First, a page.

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by Hugh Maynard
Answer: whatever it is, mix in a little rock phosphate, some dry blend fertilizer and limestone and potatoes love it.
The concoction is officially known as a Biological Potato Beetle Control and trials in the U.S. resulted in yields of 600 cwt per acre - double the norm - of #1 potatoes. REAP-Canada is repeating those trials with the full biological mix applied as a starter “fertilizer”, along with a control section and a modified biological application that has some of the ingredients removed to compare the effect.
The theory is that plants with high sugar levels make leaf chewing insects sick; just like a baby or young calf will dehydrate from continued vomiting, so will the insects as they continue to munch on the potato plants' leaves. Eventually the insects die.
The other ingredients are complementary in their actions. Phosphorus dribbled on to the soil acts as a bug deterrent and although the soft rock version contains 18% phosphorus, only 2% is available at any one time, making the nutrient more available throughout the length of the growing season. Ammonia sulfate, once used in the refrigeration process, helps to stabilize the soil temperature at approximately 70° F, thereby helping to promote yield through more stable growing conditions.
Sugar also plays a role in the soybean foliar spray study being conducted at the same Tavistock, Ontario site by REAP-Canada. Jeff Quinn, project supervisor, explained that the objective of the foliar applications was to induce the plants to flower, which, in turn, would stimulate the soybean plant to put more energy into seed production rather than vegetative growth.
The fruiting foliar spray is a 9-18-9 mixture composed of phosphoric acid, liquid ammonia sulfate, 21% aquaius-ammonia, liquid fish extract, corn sugar and seaweed. The additional cost of the spray is $12 per acre, which requires at current prices only two bushels per acre to break even.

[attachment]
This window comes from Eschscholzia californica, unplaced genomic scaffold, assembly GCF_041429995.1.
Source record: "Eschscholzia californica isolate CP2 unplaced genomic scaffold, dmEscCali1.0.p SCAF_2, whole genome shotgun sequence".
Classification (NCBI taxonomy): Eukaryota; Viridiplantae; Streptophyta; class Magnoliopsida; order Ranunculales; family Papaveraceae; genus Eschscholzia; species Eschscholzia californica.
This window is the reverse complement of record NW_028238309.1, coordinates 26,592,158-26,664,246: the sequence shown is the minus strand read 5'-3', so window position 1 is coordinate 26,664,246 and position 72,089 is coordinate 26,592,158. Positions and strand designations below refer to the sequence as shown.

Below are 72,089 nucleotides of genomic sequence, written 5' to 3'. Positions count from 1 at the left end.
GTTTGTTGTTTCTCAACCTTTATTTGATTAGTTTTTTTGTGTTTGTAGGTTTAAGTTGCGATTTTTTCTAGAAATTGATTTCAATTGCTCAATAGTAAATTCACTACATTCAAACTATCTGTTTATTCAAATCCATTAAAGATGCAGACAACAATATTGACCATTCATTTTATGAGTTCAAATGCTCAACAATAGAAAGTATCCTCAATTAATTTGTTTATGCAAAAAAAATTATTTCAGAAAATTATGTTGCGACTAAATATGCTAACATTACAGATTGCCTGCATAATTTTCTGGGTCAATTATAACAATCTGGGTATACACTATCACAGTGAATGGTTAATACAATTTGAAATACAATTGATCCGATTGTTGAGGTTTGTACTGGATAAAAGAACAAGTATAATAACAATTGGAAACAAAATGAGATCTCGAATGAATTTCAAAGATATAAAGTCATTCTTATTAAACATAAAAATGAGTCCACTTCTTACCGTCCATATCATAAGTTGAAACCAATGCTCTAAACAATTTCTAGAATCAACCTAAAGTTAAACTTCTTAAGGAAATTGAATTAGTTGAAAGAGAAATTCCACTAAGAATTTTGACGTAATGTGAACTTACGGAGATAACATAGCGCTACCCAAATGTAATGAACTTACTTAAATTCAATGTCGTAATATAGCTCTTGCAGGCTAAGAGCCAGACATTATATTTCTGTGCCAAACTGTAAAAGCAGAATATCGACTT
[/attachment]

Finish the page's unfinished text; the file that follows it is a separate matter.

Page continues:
“Nitrate is the nutrient factor that we're trying to overcome,” said Quinn, pointing out that nitrate N promotes growth while ammonia N promotes fruiting. “Over application is as much a problem as under in this trial,” he added.
Quinn is utilizing several in-season testing methods to keep track of the foliar spray effects on the soyabeans. Sugar testing with a refractometer, soil temperatures and pH levels are monitored, as well as posting flags throughout the field for regular spot checks.
“Now we know before we combine whether or not new applications like the fruiting foliar spray are actually working,” he said.
Bugs like plants with low sugar content and are drawn to plants in this condition like bears to honey. The REAP-Canada research is designed to ascertain whether the application of a foliar spray during the growing season helps to increase the sugar level within the treated plants. Plants with a Brix reading greater than 12 are left alone by insects; a demonstration of reading sugar levels with a refractometer during the field day revealed that untreated soybeans had a Brix of 4.5 while plants treated four days earlier with the foliar spray registered Brix 6.
Copyright © 1993 REAP Canada
Reprinted with permission. All rights reserved.
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